So, in other words, they were dumb, dumb in the sense that they couldn't speak, they were speechless.

But the narcissist doesn't see you the way you see yourself. Narcissists don't care if they give pleasure to someone. They are auto-erotic, they are focused on themselves as the source of erotic pleasure. They must debate with other people's bodies. End of story.

Why is this no-contact rule which you have defined so important, and what does it mean in its fullness?

No-contact is not, people say, my grandmother invented no-contact, not you, because my grandmother walked out on my grandfather. What's good for your grandmother, but that's not no-contact.

No-contact is a set of 27 strategies, which altogether are intended to totally insulate you from any dimension and vector of narcissistic abuse.

Narcissistic abuse is a chimera, it's a hydra. It's like water. It will find a path of least resistance.

So if you block one area, it will come through, you block the door, it comes through the window, you block the window, it'll come from under the floor. You need to block everything.

So there's 27 strategies on how to do that, and you must implement all of them simultaneously and uncompromisingly.

It's about keeping the narcissists away from you and away from anyone who matters to you, and if there's no other choice, because for example you have children together or something, working only through intermediaries.

So he's allowed to talk only to your lawyer or to your accountant, and they have instructions on how to filter his messages. So they should get rid of all the emotional side, and so they should just convey.

So it requires training professionals around you, and it's a lot of work. No-contact is a lot of work. It's not just walking away.

If you enjoyed this article, you might like the following:

Manipulate the Narcissist and Live to Tell About It? (Lecture in Budapest)

Professor Sam Vaknin discusses the manipulation of narcissists, the prevalence of narcissistic traits in society, and the impact of aggression on children. He emphasizes that the only effective way to deal with a narcissist is to go no contact, as staying in contact can lead to adopting narcissistic behaviors oneself. He notes that narcissism is on a spectrum, with healthy narcissism at one end and narcissistic personality disorder at the other. Vaknin also observes that narcissism and psychopathy are becoming more socially accepted and even encouraged in certain contexts. He mentions that narcissists can recognize each other but not psychopaths, and that psychopaths prey on narcissists. Lastly, he discusses the impact of aggression on children, stating that witnessing or experiencing physical or sexual aggression can lead to destructive or self-destructive behavior, while verbal aggression tends to perpetuate verbal abuse within the family structure.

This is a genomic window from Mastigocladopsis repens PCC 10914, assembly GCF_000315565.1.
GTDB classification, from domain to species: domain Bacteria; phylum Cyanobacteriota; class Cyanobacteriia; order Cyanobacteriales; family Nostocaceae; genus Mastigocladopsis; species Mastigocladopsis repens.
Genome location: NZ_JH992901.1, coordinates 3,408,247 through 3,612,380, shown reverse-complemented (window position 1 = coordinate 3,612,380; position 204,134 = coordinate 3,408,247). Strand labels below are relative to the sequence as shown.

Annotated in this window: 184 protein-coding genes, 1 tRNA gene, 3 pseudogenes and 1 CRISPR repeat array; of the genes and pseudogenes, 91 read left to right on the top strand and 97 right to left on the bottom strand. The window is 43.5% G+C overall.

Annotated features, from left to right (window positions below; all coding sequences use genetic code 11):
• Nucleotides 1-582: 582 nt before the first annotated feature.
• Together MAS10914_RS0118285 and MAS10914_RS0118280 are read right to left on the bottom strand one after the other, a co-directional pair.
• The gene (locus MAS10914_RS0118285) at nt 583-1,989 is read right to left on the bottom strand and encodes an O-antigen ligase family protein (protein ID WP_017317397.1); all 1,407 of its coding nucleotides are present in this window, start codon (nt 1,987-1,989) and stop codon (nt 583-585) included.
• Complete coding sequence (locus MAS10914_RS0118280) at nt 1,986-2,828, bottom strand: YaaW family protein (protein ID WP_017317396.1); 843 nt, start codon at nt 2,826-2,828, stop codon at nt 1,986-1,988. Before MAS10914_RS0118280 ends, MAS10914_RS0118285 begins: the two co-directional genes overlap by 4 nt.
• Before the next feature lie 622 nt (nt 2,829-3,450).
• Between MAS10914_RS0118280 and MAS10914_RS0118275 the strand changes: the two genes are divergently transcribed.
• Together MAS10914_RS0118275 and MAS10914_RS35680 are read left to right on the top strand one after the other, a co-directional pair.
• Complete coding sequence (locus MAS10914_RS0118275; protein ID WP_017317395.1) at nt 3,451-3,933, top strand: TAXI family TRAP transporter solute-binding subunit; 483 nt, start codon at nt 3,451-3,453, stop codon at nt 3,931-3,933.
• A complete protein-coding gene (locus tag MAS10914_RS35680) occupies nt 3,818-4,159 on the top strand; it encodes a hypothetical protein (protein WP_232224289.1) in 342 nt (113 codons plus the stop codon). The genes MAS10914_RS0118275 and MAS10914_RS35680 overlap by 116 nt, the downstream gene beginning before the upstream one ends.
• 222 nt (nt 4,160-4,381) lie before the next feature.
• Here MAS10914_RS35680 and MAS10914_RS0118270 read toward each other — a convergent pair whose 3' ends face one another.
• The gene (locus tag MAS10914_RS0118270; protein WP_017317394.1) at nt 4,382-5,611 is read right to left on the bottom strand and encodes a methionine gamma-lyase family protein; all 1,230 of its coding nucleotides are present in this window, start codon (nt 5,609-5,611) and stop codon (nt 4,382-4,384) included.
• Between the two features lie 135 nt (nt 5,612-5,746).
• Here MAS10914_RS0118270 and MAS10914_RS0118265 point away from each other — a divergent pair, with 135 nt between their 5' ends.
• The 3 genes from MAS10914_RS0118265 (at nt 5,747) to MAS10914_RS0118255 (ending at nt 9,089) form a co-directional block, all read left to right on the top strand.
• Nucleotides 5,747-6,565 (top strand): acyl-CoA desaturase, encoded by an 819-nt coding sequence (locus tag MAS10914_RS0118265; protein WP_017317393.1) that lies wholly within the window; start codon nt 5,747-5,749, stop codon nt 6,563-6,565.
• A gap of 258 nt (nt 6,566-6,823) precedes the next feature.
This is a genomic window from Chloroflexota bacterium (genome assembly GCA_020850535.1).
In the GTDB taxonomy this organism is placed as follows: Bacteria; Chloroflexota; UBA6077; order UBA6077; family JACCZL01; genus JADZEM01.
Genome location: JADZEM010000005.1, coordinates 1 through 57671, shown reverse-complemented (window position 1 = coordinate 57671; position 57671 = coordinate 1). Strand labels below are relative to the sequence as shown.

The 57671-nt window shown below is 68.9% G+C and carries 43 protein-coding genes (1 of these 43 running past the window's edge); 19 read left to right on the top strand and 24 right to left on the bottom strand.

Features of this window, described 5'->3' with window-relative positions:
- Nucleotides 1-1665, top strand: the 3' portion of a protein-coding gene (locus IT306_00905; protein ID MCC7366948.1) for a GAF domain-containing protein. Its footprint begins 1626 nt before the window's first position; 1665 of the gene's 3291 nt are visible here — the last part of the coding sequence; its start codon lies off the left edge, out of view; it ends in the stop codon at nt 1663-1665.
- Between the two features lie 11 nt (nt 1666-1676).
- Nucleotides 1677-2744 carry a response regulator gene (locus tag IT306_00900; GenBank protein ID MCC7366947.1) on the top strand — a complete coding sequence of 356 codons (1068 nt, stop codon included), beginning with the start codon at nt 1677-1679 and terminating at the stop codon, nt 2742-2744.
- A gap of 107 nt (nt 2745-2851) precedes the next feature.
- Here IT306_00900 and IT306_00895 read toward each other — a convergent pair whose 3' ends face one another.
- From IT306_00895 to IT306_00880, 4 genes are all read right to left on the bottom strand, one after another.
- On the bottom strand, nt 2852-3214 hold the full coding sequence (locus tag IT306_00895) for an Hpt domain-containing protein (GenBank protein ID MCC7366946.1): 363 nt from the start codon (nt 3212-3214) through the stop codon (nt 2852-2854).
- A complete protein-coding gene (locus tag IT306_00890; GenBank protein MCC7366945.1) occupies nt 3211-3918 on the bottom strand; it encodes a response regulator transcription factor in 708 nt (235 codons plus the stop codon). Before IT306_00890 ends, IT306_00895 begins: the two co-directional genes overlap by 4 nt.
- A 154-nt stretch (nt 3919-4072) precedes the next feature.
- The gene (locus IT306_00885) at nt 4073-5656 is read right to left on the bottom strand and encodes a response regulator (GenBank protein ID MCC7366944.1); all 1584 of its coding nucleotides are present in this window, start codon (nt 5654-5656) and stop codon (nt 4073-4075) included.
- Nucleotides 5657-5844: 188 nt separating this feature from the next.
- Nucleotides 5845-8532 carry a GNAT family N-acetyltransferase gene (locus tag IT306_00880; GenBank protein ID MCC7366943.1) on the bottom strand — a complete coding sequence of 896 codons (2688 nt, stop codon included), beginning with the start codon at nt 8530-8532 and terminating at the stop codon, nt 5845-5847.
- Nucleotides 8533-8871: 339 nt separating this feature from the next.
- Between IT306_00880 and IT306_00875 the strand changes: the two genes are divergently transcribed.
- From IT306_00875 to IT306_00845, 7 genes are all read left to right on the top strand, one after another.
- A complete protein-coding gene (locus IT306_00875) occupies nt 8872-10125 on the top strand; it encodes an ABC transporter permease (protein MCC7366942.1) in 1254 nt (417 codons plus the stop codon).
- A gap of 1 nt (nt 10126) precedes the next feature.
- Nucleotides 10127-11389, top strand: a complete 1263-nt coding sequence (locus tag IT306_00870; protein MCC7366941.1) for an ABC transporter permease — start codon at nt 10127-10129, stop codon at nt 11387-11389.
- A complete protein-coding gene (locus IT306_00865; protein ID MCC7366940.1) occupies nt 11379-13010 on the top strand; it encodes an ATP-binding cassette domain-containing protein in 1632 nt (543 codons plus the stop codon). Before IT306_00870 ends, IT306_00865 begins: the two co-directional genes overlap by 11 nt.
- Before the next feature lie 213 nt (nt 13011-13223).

Collapsed Covert Narcissist: Dissonances, Indifference, No Boundaries

Professor Sam Vaknin discusses his upcoming controversial claim that all narcissists oscillate between being overt and covert in reaction to changing life circumstances and extreme narcissistic injury. He also delves into the behaviors of covert narcissists and the collapsed state of narcissism. Vaknin emphasizes the importance of recognizing the signs of a collapsed narcissist and the rationality of walking away from relationships with narcissists. He also discusses the concept of "no contact" as a strategy for dealing with narcissistic abuse.

The Narcissist's Inner World and His Intimate Partner: New Directions

Professor Sam Vaknin discusses the difference between healthy and unhealthy narcissism, the prevalence of narcissism, the emotional components of self-awareness, the role of emotions in narcissists, the types of abuse, the characteristics of narcissism, and the effectiveness of cold therapy in treating narcissism and depression. He also explains the concept of trauma bonding and the challenges in breaking free from a relationship with a narcissist.

How Narcissist Dupes, Lures YOU Into Shared Fantasy